Become an OC Media Member

Support independent journalism in the Caucasus: Join today

Become a member

Four dead attempting to swim Enguri

7 April 2021
Local residents gather at the river Enguri. Photo: Livepress.

Four people have died after attempting to swim across the river Enguri (Ingur), which divides territories controlled by the Abkhazian and Georgian authorities.

On Wednesday, Georgia’s State Security Service (SSG) confirmed local reports that three residents of the Gali (Gal) District of Abkhazia had died while trying to swim across the river near Shamgona, just west of Zugdidi. The fourth body was discovered later that day.

Speaking with Georgian TV channel Formula, Zugdidi resident Raduga Gvalia said that the four were residents of the village of Tsarche (Tsarcha) in Gali and were attempting to cross the river before sunrise to visit him.

The SSG called the incident a ‘result of illegal restrictions and illegal detentions’ instituted by the ‘occupation regime’, holding the Russian Federation responsible for every such incident.

In March, authorities in Abkhazia partially lifted restrictions on movement across the Enguri to allow socially vulnerable people, including pensioners and people with disabilities, to cross. The crossings were closed over a year ago in response to the coronavirus pandemic.

However, residents of Abkhazia also face restrictions on movement put in place by Georgian authorities, a policy that has been criticised by several opposition and rights groups.

Those travelling from Abkhazia to Georgian-controlled areas must undergo five days of quarantine in designated coronavirus hotels, being released upon testing negative for the virus. Despite mounting pressure, the Georgian Government have so far refused to axe the rule.


The coronavirus restrictions from both Georgian and Abkhazian authorities have particularly affected residents of Abkhazia’s eastern Gali District, which is predominantly populated by ethnic Georgians. Before the pandemic, residents of Gali frequently travelled to Zugdidi to buy or sell products or visit relatives.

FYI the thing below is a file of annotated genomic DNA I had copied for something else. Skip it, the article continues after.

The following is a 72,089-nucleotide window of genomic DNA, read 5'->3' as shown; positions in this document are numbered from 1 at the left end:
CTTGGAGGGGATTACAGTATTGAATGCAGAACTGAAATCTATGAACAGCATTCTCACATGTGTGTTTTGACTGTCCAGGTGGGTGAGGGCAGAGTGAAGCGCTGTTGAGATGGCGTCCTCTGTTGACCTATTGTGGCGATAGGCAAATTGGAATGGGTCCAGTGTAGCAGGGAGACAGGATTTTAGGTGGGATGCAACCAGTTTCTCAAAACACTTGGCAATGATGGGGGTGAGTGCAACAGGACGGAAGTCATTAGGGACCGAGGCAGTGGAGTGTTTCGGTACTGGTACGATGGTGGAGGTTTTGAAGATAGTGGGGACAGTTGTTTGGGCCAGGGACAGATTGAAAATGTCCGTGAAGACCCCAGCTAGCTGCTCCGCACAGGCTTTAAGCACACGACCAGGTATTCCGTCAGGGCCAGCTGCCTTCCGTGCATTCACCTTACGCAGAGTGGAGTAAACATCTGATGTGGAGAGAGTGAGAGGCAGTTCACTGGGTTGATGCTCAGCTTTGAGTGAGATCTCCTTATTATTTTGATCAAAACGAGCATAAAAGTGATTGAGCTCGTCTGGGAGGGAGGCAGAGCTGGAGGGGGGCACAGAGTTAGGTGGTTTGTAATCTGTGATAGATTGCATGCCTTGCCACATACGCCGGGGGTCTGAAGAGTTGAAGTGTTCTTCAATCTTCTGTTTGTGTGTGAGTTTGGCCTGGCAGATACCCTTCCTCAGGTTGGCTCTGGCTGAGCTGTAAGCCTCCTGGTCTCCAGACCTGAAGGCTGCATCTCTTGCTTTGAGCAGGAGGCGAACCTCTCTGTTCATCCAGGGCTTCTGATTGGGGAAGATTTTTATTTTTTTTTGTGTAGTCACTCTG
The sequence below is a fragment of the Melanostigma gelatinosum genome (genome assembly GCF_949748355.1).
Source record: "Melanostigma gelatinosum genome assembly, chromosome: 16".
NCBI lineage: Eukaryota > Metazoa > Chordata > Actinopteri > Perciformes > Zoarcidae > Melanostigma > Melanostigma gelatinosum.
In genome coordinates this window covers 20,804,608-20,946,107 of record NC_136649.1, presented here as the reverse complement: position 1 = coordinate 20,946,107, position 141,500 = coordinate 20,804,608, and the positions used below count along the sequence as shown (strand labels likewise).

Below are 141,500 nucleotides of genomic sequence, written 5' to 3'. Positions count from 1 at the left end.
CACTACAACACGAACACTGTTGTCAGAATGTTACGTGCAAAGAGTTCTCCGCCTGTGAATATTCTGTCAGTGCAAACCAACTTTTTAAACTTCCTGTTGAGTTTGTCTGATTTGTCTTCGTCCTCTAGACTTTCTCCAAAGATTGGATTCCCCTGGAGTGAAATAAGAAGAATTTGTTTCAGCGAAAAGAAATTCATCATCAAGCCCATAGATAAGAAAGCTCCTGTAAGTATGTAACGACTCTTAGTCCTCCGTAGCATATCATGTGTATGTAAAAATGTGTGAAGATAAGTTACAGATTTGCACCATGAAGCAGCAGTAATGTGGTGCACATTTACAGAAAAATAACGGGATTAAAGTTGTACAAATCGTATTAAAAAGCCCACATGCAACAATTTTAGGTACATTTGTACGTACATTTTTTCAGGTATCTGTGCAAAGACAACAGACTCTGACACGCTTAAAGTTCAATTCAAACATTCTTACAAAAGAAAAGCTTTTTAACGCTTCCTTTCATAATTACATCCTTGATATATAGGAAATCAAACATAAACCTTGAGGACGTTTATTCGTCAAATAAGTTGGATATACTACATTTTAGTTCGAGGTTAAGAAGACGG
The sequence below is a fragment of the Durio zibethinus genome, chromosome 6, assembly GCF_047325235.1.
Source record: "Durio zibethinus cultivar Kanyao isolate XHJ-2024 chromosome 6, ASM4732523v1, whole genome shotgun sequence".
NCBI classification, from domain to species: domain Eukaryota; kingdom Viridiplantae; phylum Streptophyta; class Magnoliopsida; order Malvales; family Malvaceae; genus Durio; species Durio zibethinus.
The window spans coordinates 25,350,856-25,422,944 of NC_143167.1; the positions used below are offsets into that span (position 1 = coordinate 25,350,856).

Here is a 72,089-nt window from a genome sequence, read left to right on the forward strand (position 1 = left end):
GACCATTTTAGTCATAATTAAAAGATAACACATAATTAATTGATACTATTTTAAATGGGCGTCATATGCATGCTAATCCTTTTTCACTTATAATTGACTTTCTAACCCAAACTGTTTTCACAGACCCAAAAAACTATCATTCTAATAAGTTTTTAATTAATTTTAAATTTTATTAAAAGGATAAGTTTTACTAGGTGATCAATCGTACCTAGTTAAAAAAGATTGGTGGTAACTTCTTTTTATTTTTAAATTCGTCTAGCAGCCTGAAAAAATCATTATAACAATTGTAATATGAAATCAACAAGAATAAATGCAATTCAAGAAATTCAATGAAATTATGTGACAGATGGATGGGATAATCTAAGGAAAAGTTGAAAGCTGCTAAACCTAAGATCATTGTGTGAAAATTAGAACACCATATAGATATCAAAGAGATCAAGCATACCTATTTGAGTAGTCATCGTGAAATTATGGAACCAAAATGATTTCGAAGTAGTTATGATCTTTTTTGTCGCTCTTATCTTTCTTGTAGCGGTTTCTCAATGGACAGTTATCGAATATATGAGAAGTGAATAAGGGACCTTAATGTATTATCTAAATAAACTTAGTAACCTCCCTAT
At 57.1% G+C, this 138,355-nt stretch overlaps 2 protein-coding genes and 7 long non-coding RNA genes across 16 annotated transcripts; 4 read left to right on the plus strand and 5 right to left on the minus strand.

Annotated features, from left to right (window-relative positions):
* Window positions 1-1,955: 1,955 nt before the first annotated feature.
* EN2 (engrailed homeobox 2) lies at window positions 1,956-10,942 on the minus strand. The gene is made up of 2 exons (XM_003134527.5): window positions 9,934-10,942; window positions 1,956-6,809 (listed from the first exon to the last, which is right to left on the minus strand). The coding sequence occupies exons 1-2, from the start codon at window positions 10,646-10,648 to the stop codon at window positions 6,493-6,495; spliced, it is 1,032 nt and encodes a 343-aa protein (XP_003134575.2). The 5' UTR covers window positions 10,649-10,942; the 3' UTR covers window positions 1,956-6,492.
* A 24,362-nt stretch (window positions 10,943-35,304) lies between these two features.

Two similar deaths were reported in 2020. In August, the body of a 65-year-old Zugdidi-based IDP returning from Abkhazia was found in Orsantia, a village controlled by the Georgian authorities. A month later, a resident of the village of Otobaia (Bgoura/Khashta) died while crossing to seek medical treatment in Zugdidi. 

[Read more on OC Media: Second man dies after swimming Enguri from Abkhazia]

Tbilisi-based group the Democracy Research Institute (DRI) have been among the most vocal critics of five-day quarantine, which was reduced from 12 days on 11 February. Following the latest report, DRI once again called on the Georgian government to abolish the rule.

 For ease of reading, we choose not to use qualifiers such as ‘de facto’, ‘unrecognised’, or ‘partially recognised’ when discussing institutions or political positions within Abkhazia, Nagorno-Karabakh, and South Ossetia. This does not imply a position on their status.

Right now, online media in Georgia is in dire need of safety equipment, legal support, and technology as we cover increasingly challenging circumstances. Support small, independent media outlets in Georgia via our collective fundraiser.

Interested in directly assisting OC Media? Consider becoming a member.